Aduhelm’s Hefty Price Tag
Many were surprised by the cost of $56,000 per patient per year for Aduhelm, which does not include additional expenses for needed monitoring and PET or MRI imaging. Wall Street analysts had predicted a cost of $10,000 to $25,000, while the Institute for Clinical and Economic Review (ICER), which evaluates the value of medications, estimated that Aduhelm is only cost effective at a price of $3,000 to $8,400. In a final evidence report from ICER they stated, “an independent committee unanimously determined the evidence is not adequate to demonstrate that Aduhelm provides a net health benefit.”
These large dollar figures are what have led to the ongoing Congressional investigation and that, coupled with concerns that the drug is investigational, have caused some insurers not to cover the medication and healthcare facilities not to administer the drug, which requires monthly infusions.
The Centers for Medicare and Medicaid Services (CMS), the organization that will most likely be footing the bill for this and other similar drugs in the future, is conducting a National Coverage Determination (NCD) analysis to review and determine whether Medicare should establish a national coverage policy for monoclonal antibodies targeting amyloid proteins for the treatment of Alzheimer’s disease.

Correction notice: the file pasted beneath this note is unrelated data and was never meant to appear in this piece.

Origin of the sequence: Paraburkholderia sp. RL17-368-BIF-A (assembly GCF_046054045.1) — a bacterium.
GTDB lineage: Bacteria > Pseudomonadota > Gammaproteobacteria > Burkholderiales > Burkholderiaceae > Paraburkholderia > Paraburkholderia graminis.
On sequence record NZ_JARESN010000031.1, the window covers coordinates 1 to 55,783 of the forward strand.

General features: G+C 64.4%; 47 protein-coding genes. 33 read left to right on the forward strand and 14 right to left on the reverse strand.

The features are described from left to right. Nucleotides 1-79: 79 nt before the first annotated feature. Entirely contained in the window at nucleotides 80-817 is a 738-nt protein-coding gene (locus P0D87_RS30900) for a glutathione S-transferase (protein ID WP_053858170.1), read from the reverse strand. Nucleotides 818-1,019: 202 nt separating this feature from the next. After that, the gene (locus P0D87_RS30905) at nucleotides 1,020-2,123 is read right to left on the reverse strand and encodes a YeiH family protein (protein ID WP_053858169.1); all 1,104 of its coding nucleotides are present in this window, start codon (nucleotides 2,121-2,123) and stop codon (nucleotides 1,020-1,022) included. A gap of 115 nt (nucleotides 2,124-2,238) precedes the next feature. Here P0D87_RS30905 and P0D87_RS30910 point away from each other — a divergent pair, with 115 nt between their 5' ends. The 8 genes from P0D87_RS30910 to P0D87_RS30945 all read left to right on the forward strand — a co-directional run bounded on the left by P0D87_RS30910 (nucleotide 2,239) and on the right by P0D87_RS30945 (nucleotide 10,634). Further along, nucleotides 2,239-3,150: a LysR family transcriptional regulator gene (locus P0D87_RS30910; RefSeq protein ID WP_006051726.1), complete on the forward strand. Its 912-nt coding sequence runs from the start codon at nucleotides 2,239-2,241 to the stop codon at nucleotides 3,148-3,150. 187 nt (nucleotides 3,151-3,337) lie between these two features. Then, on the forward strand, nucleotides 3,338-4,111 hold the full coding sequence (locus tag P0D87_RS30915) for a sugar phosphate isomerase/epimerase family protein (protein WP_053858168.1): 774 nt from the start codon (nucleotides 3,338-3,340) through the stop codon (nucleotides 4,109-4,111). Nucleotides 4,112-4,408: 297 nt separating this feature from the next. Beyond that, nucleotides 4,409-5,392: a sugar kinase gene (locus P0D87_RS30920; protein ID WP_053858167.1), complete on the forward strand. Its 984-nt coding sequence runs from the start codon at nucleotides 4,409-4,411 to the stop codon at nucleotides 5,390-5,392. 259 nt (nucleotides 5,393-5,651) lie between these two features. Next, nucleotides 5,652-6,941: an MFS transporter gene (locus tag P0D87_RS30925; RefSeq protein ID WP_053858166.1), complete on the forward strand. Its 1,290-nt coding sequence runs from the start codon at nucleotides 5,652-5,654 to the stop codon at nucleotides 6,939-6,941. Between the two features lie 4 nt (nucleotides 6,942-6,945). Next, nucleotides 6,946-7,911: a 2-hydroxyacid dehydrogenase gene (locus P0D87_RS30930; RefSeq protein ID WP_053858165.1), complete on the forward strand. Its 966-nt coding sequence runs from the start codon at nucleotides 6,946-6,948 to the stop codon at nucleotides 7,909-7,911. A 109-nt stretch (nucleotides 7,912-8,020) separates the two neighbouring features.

Alzheimer’s Treatment Options
There are other medications available to treat the symptoms of Alzheimer’s disease; however, they only temporarily slow the worsening of symptoms. These include cholinesterase inhibitors (Aricept®, Exelon®, Razadyne®), glutamate regulators (Namenda®) and combinations of the two (Namzaric®).
Other Alzheimer’s medications are also in development that could be looking to follow the same accelerated approval pathway as Aduhelm, such as Eli Lilly’s donanemab, which was granted Breakthrough Therapy designation from the FDA. Donanemab is an antibody therapy that targets a modified form of beta amyloid called N3pG that has completed a phase II clinical trial and has an ongoing phase III trial.
In Elixir's View
As with any new treatment, Elixir followed our established New-to-Market drug block process to properly evaluate Aduhelm before potentially adding it to our formulary. Our Pharmacy & Therapeutics (P&T) committee, consisting of independent, external clinicians, evaluated this product on August 11, 2021. After discussion and review of the clinical evidence and impact on healthcare resources, it was determined to place this product as insufficient evidence at this time. Products that are voted as insufficient evidence are reviewed quarterly at P&T meetings to determine if any additional evidence has been published to support future formulary placement.
Elixir is committed to monitoring and evaluating the ongoing issues related to the approval of Aduhelm. We will continue to track any investigations to ensure our clients and members are safeguarded against any potential health or cost concerns.
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 Institute for Clinical and Economic Review (2021). Aducanumab for Alzheimer’s Disease: Effectiveness and Value. https://icer.org/wp-content/uploads/2020/10/ICER_ALZ_Revised_Evidence_Report_06302021.pdf.
 Institute for Clinical and Economic Review. ICER Publishes Final Evidence Report and Policy Recommendations on Aducanumab for Alzheimer’s Disease. August 5, 2021. https://icer.org/news-insights/press-releases/icer-publishes-final-evidence-report-and-policy-recommendations-on-aducanumab-for-alzheimers-disease/